History of the General Slocum disaster by which nearly 1200 lives were lost by the burning of the steamer General Slocum in Hell gate, New York harbor, June 15,1904by J. S. Ogilvie
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The full title is; History of the General Slocum disaster by which nearly 1200 lives were lost by the burning of the steamer General Slocum in Hell gate, New York harbor, June 15,1904 which has been compiled and edited by J. S. Ogilvie. It was published in New York in 1904, right after the disaster. Be forewarned that some of the descriptions of the tragedy are gruesome and sad, as this book was written in the typical “sensationalist” journalistic style of the time.
The Publisher has copy-edited this book to improve the formatting, style and accuracy of the text to make it readable. This did not involve changing the substance of the text.
.....In presenting a brief history of one of the greatest calamities of modern times, by which nearly twelve hundred persons were burned to death and drowned in New York Harbor, we have necessarily had to depend upon different writers and upon many sources of information for the facts contained in this book, but we have taken the greatest possible care that all statements made are as nearly the actual truth as possible, and we give them to the public, believing, as we do, that many persons will be glad to have, as a matter of reference, the facts condensed together in one volume.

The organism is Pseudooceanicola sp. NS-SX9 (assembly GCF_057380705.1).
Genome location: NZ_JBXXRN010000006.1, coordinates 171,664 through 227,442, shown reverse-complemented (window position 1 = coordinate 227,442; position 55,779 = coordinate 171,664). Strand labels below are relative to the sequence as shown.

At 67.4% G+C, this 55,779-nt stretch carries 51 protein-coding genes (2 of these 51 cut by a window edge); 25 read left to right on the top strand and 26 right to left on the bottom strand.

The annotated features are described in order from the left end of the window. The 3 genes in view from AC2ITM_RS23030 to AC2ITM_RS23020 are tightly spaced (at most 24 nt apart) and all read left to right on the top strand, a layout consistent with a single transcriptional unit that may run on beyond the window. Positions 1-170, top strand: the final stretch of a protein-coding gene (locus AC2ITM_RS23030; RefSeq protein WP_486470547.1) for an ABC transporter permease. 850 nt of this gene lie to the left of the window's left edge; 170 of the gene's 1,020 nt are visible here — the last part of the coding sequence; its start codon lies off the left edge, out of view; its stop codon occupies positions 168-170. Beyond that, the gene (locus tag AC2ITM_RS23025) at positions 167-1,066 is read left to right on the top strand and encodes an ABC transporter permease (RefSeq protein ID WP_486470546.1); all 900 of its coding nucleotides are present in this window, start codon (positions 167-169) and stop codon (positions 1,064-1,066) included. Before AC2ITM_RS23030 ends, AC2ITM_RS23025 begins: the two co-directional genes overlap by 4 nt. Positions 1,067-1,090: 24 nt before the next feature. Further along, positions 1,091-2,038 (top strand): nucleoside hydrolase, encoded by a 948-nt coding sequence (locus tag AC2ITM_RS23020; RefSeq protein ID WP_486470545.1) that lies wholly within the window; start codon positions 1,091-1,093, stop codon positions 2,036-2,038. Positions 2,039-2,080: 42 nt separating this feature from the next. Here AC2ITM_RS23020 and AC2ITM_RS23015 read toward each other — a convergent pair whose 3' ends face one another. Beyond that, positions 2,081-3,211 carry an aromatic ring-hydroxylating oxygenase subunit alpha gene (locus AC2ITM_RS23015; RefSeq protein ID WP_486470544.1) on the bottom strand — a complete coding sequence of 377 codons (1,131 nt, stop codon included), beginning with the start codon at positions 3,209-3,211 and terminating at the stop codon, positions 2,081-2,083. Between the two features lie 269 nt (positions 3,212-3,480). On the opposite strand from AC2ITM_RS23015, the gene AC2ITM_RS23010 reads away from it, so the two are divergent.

.....Nothing approaching the recent General Slocum disaster has happened in New York waters before. The exact number of the women and children who were burned to death and drowned by the burning of the pleasure steamer General Slocum will not be far from twelve hundred.
.....Nearly all of those who were burned and drowned were women and little children, members of the Sunday School of St. Mark's Lutheran Church, in Sixth street, who were on their annual excursion.
.....Between 1,400 and 1,500 people, so far as can be learned, started out on the Slocum. Nearly a third of them were babies. Try as best they could, the police and hospital authorities and the officers of the church could not find more than 300 or 400 survivors. But everybody believed that, when matters were straightened out, and all the hospitals began to give an accounting of the wounded they had taken in spontaneously, the list of those members of the excursion still living would be most happily lengthened. Many of the excursionists were children not attached to the church.
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